As the software infrastructure has been going through chaos, reporters (and others) have been called me several times to ask what our legal rights are now and whether we should all be able to sue Microsoft (or other vendors who ship defective software or software that fails in normal use).
Unfortunately, software customer rights have eroded dramatically over the last ten years. Ten years ago, the United States Court of Appeals for the Third Circuit flatly rejected a software publisher’s attempts to enforce contract terms that it didn’t make available to the customer until after the customer ordered the software, paid for it, and took delivery. Citing sections of Uniform Commercial Code’s Article 2 (Law of Sales) that every law student works through in tedious detail in their contracts class, the Court said that the contract for sale is formed when the customer agrees to pay and the seller agrees to deliver the product. Terms presented later are proposals for modification to the contract. The customer has the right to keep the product and use it under the original terms, and refuse to accept the new, seller favorable terms. Other courts (such as the United States Court of Appeals for the First Circuit) cited this case as representative of the mainstream interpretation of Article 2. Under this decision, and several decisions before it, shrinkwrapped contracts and clickwrapped contracts (the ones you have to click “OK” to in order to install the product) would be largely unenforceable.
The software publishing community started aggressively trying to rewrite contract law in about 1988, after the United States Court of Appeal for the Fifth Circuit rejected a shrinkwrapped restriction on reverse engineering. That effort resulted in the Uniform Computer Information Transactions Act and a string of court decisions, starting in 1995, that make it almost impossible to hold a software company liable for defects in its product (unless the defect results in injury or death)– even defects that it knew about when it shipped the product — and also very difficult to hold a mass-market seller liable for false claims about its product. (For background, see InfoWorld and Kaner’s Software Engineering & UCITA in the section on Forcing Products Liability Suits into Arbitration).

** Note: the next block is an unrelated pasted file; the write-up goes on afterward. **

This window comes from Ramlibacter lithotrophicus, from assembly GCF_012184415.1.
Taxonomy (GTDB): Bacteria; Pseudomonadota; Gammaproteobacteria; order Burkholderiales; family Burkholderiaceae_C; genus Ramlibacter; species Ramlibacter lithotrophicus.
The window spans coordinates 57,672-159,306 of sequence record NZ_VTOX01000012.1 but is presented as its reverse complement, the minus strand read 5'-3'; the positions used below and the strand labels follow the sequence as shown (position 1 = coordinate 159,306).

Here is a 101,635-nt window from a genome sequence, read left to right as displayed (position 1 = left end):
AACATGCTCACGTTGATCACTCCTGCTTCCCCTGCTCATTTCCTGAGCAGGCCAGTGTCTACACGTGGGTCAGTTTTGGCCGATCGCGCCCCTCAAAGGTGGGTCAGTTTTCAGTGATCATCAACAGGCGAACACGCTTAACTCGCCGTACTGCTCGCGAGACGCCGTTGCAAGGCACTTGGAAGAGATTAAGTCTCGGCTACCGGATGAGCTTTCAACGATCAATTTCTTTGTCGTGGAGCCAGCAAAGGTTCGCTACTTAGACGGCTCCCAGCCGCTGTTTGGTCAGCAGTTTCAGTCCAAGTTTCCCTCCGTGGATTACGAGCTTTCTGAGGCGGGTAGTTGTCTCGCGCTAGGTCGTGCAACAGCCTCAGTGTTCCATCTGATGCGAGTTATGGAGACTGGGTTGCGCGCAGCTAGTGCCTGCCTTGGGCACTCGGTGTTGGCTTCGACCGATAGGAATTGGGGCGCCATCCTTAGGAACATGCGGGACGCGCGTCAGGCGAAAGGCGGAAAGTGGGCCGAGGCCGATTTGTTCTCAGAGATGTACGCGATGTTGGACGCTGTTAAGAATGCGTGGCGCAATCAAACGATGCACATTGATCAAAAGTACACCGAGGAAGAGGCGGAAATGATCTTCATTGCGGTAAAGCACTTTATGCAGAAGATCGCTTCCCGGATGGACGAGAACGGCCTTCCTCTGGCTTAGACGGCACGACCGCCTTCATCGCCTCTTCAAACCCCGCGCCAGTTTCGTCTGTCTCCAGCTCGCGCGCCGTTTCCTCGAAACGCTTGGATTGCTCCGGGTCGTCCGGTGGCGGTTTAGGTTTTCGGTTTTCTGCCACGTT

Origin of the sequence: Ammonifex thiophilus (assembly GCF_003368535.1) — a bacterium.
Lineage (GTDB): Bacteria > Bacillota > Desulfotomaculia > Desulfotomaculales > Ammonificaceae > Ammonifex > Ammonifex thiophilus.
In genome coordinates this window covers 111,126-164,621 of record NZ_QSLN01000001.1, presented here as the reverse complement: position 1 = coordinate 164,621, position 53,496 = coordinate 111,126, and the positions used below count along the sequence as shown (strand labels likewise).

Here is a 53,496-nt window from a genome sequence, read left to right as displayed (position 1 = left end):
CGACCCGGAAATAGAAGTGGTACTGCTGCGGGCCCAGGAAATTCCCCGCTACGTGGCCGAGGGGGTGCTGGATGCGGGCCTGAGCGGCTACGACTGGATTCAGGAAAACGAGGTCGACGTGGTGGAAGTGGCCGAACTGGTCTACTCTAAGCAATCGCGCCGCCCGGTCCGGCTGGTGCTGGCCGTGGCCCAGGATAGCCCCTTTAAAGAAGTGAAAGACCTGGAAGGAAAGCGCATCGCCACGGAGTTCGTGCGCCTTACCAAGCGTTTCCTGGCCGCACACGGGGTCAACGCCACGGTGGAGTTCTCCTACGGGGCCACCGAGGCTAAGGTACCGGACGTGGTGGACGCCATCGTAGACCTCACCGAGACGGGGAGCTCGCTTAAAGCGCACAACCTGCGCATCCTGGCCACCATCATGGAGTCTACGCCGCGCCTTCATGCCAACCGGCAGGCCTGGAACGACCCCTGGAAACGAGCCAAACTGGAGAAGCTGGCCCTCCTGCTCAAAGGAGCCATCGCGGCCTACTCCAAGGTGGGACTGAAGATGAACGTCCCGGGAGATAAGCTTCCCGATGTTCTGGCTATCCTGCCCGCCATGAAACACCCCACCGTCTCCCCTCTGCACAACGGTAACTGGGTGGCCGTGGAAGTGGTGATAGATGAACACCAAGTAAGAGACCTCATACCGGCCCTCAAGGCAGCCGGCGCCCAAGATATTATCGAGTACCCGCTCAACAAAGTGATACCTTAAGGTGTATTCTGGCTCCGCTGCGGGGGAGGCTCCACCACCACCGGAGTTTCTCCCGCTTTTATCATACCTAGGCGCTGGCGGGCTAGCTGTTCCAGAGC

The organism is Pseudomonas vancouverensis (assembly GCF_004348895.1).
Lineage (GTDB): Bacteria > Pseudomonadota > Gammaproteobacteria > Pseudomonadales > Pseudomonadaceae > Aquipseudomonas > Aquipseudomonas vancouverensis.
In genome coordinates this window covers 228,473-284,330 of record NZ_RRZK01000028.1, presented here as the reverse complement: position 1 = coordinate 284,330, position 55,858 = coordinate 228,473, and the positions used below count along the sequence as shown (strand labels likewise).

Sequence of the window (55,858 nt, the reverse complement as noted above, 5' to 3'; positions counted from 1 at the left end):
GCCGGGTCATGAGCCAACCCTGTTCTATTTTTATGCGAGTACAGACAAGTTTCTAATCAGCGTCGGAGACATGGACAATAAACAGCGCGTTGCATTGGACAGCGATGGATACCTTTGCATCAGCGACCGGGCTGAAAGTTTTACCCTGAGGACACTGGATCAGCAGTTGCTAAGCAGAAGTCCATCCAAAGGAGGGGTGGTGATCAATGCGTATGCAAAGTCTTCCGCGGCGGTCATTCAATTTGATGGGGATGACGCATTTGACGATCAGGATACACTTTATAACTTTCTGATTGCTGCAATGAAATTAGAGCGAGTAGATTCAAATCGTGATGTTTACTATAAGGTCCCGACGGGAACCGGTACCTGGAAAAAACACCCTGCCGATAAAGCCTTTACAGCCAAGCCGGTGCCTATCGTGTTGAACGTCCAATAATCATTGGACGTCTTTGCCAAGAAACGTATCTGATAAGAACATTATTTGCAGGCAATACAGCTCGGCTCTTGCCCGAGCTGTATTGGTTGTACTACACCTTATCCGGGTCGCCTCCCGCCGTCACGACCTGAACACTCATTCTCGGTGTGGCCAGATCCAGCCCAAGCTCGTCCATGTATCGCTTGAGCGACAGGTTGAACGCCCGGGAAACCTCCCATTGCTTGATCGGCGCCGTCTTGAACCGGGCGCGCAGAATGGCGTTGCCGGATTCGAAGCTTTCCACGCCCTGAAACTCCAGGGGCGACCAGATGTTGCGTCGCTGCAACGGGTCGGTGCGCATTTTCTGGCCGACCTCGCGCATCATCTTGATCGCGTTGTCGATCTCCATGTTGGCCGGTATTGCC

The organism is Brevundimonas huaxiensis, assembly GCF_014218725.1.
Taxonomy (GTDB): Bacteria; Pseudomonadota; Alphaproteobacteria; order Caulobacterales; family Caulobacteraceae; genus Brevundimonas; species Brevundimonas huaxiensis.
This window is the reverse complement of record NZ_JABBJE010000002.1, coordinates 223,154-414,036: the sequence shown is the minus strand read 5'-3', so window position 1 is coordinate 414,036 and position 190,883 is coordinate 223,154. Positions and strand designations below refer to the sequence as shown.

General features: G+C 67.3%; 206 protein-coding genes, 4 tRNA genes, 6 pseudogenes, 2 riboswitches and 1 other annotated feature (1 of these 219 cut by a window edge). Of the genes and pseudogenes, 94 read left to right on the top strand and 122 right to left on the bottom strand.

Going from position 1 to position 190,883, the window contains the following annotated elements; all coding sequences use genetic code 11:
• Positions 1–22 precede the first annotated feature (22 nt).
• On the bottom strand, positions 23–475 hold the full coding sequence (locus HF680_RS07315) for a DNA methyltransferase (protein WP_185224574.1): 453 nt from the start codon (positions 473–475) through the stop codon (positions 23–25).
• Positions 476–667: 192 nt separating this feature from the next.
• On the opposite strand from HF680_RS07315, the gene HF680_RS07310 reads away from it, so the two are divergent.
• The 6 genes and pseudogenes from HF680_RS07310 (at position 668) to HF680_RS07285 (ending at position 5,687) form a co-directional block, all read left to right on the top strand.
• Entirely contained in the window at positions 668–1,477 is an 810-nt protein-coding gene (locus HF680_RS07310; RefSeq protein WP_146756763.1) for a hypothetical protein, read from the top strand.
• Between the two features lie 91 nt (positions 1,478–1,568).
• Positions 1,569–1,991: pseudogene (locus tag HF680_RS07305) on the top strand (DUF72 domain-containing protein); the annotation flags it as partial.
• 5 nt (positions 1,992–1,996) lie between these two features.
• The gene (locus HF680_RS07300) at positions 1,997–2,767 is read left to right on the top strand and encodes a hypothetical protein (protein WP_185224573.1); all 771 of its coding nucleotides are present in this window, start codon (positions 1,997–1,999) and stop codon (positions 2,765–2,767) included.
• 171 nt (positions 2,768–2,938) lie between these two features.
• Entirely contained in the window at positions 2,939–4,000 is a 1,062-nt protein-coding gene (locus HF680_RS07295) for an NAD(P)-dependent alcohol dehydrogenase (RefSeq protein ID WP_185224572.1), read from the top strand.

So what should we do about this? There are some strong feelings to hold companies fully accountable for losses caused by their products’ defects.
I’d rather stand back from the current crisis, consider the legal debates over the last 10 years, and make some modest suggestions that could go a long way toward restoring integrity and trust — and consumer confidence, consumer excitement, and sales — in this stalled marketplace.
1. Let the customer see the contract before the sale. It should be easy for customers of mass-market software products and computer information contracts to compare the contract terms for a product, or for competing products, before they download, use, or pay for a product. (NOTE: This is not a radical principle. American buyers of all types of consumer products that cost more than $15 are entitled to see the contract (at a minimum, the warranties in the contract) before the sale).
2. Disclose known defects. The software company or service provider must disclose the defects that it knows about to potential customers, in a way that is likely to be understood by a typical member of the market for that product or service.
3. The product (or information service) must live up to the manufacturer’s and seller’s claims. A statement by the vendor (manufacturer or seller) about the product that is intended to describe the product to potential customers is a warranty, a promise that the product will work as described. Warranties by sellers are defined in UCC Article 2 Section 313. Manufacturer liability is clarified (manufacturers are liable for claims they make in ads and in the manual) in a set of clarifying amendments to Article 2 that have now been approved by the Permanent Editorial Board for the UCC, which will be probably introduced in state legislatures starting early in 2004. In addition, it is a deceptive trade practice in most states (perhaps all) to make claims about the product that are incorrect and make the product more attractive. For example, under the Uniform Deceptive Trade Practices Act, Section 2(5) it is unlawfully deceptive to represent “that goods or services have sponsorship, approval, characteristics, ingredients, uses, benefits, or quantities that they do not have.” UCITA was designed to pull software out of the scope of laws like this, which it did by defining software transactions as neither goods nor services but licenses. We should get rid of this cleverly created ambiguity.